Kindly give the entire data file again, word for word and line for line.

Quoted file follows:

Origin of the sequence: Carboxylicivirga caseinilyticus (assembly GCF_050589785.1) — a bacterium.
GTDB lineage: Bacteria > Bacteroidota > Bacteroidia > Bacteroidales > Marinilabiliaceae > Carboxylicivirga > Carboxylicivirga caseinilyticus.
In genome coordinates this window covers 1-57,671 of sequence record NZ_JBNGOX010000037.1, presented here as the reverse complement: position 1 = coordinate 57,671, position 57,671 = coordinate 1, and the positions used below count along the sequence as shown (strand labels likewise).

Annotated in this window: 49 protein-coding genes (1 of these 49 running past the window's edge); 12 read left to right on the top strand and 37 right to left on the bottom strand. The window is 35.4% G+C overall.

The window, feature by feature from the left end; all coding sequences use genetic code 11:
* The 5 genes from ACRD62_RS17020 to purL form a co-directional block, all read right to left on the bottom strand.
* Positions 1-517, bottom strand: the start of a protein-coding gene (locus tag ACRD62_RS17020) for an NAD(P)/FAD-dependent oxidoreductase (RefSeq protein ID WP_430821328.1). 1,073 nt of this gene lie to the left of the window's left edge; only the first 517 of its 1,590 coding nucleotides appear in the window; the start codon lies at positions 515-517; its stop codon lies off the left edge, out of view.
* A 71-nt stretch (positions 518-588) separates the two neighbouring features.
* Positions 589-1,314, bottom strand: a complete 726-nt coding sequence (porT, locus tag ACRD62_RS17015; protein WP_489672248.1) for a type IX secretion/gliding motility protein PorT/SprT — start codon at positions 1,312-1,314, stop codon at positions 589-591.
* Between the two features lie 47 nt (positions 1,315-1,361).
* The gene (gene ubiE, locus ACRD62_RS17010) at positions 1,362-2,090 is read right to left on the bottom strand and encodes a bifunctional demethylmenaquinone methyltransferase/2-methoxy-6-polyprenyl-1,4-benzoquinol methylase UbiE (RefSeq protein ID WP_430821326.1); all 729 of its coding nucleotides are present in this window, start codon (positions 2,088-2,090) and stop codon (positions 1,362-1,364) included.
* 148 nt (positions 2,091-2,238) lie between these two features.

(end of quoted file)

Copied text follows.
Origin of the sequence: Carboxylicivirga caseinilyticus (assembly GCF_050589785.1) — a bacterium.
GTDB lineage: Bacteria > Bacteroidota > Bacteroidia > Bacteroidales > Marinilabiliaceae > Carboxylicivirga > Carboxylicivirga caseinilyticus.
In genome coordinates this window covers 1-57,671 of sequence record NZ_JBNGOX010000037.1, presented here as the reverse complement: position 1 = coordinate 57,671, position 57,671 = coordinate 1, and the positions used below count along the sequence as shown (strand labels likewise).

Annotated in this window: 49 protein-coding genes (1 of these 49 running past the window's edge); 12 read left to right on the top strand and 37 right to left on the bottom strand. The window is 35.4% G+C overall.

The window, feature by feature from the left end; all coding sequences use genetic code 11:
* The 5 genes from ACRD62_RS17020 to purL form a co-directional block, all read right to left on the bottom strand.
* Positions 1-517, bottom strand: the start of a protein-coding gene (locus tag ACRD62_RS17020) for an NAD(P)/FAD-dependent oxidoreductase (RefSeq protein ID WP_430821328.1). 1,073 nt of this gene lie to the left of the window's left edge; only the first 517 of its 1,590 coding nucleotides appear in the window; the start codon lies at positions 515-517; its stop codon lies off the left edge, out of view.
* A 71-nt stretch (positions 518-588) separates the two neighbouring features.
* Positions 589-1,314, bottom strand: a complete 726-nt coding sequence (porT, locus tag ACRD62_RS17015; protein WP_489672248.1) for a type IX secretion/gliding motility protein PorT/SprT — start codon at positions 1,312-1,314, stop codon at positions 589-591.
* Between the two features lie 47 nt (positions 1,315-1,361).
* The gene (gene ubiE, locus ACRD62_RS17010) at positions 1,362-2,090 is read right to left on the bottom strand and encodes a bifunctional demethylmenaquinone methyltransferase/2-methoxy-6-polyprenyl-1,4-benzoquinol methylase UbiE (RefSeq protein ID WP_430821326.1); all 729 of its coding nucleotides are present in this window, start codon (positions 2,088-2,090) and stop codon (positions 1,362-1,364) included.
* 148 nt (positions 2,091-2,238) lie between these two features.